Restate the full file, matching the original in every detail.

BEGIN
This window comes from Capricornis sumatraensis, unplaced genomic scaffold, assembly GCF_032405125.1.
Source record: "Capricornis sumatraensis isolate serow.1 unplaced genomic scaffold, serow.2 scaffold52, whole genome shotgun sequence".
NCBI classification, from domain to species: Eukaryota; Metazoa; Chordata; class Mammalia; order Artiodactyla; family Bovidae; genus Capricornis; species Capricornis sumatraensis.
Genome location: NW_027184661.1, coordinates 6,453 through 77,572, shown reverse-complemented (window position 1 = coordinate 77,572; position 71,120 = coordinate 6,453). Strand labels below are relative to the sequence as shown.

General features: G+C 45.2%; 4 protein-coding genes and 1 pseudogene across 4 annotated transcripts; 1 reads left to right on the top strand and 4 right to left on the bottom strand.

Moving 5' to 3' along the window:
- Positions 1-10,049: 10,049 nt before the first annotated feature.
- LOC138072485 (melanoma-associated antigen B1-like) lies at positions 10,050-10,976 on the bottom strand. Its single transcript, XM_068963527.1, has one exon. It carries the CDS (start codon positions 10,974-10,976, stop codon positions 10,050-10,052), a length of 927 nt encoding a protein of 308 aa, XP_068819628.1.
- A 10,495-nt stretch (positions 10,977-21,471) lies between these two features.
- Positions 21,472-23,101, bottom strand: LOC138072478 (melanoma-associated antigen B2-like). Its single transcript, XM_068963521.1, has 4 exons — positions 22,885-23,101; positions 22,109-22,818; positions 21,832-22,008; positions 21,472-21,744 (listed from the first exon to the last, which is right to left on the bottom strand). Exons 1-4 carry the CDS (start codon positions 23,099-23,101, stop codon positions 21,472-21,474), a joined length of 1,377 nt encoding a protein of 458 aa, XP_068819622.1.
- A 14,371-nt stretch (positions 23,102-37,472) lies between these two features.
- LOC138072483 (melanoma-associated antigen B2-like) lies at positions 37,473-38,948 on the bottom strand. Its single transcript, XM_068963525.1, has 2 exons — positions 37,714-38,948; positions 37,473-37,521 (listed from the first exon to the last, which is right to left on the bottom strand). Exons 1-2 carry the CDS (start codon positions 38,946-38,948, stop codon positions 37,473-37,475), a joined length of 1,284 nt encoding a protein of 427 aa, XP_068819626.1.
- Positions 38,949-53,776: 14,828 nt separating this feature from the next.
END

This window comes from Capricornis sumatraensis, unplaced genomic scaffold, assembly GCF_032405125.1.
Source record: "Capricornis sumatraensis isolate serow.1 unplaced genomic scaffold, serow.2 scaffold52, whole genome shotgun sequence".
NCBI classification, from domain to species: Eukaryota; Metazoa; Chordata; class Mammalia; order Artiodactyla; family Bovidae; genus Capricornis; species Capricornis sumatraensis.
Genome location: NW_027184661.1, coordinates 6,453 through 77,572, shown reverse-complemented (window position 1 = coordinate 77,572; position 71,120 = coordinate 6,453). Strand labels below are relative to the sequence as shown.

General features: G+C 45.2%; 4 protein-coding genes and 1 pseudogene across 4 annotated transcripts; 1 reads left to right on the top strand and 4 right to left on the bottom strand.

Moving 5' to 3' along the window:
- Positions 1-10,049: 10,049 nt before the first annotated feature.
- LOC138072485 (melanoma-associated antigen B1-like) lies at positions 10,050-10,976 on the bottom strand. Its single transcript, XM_068963527.1, has one exon. It carries the CDS (start codon positions 10,974-10,976, stop codon positions 10,050-10,052), a length of 927 nt encoding a protein of 308 aa, XP_068819628.1.
- A 10,495-nt stretch (positions 10,977-21,471) lies between these two features.
- Positions 21,472-23,101, bottom strand: LOC138072478 (melanoma-associated antigen B2-like). Its single transcript, XM_068963521.1, has 4 exons — positions 22,885-23,101; positions 22,109-22,818; positions 21,832-22,008; positions 21,472-21,744 (listed from the first exon to the last, which is right to left on the bottom strand). Exons 1-4 carry the CDS (start codon positions 23,099-23,101, stop codon positions 21,472-21,474), a joined length of 1,377 nt encoding a protein of 458 aa, XP_068819622.1.
- A 14,371-nt stretch (positions 23,102-37,472) lies between these two features.
- LOC138072483 (melanoma-associated antigen B2-like) lies at positions 37,473-38,948 on the bottom strand. Its single transcript, XM_068963525.1, has 2 exons — positions 37,714-38,948; positions 37,473-37,521 (listed from the first exon to the last, which is right to left on the bottom strand). Exons 1-2 carry the CDS (start codon positions 38,946-38,948, stop codon positions 37,473-37,475), a joined length of 1,284 nt encoding a protein of 427 aa, XP_068819626.1.
- Positions 38,949-53,776: 14,828 nt separating this feature from the next.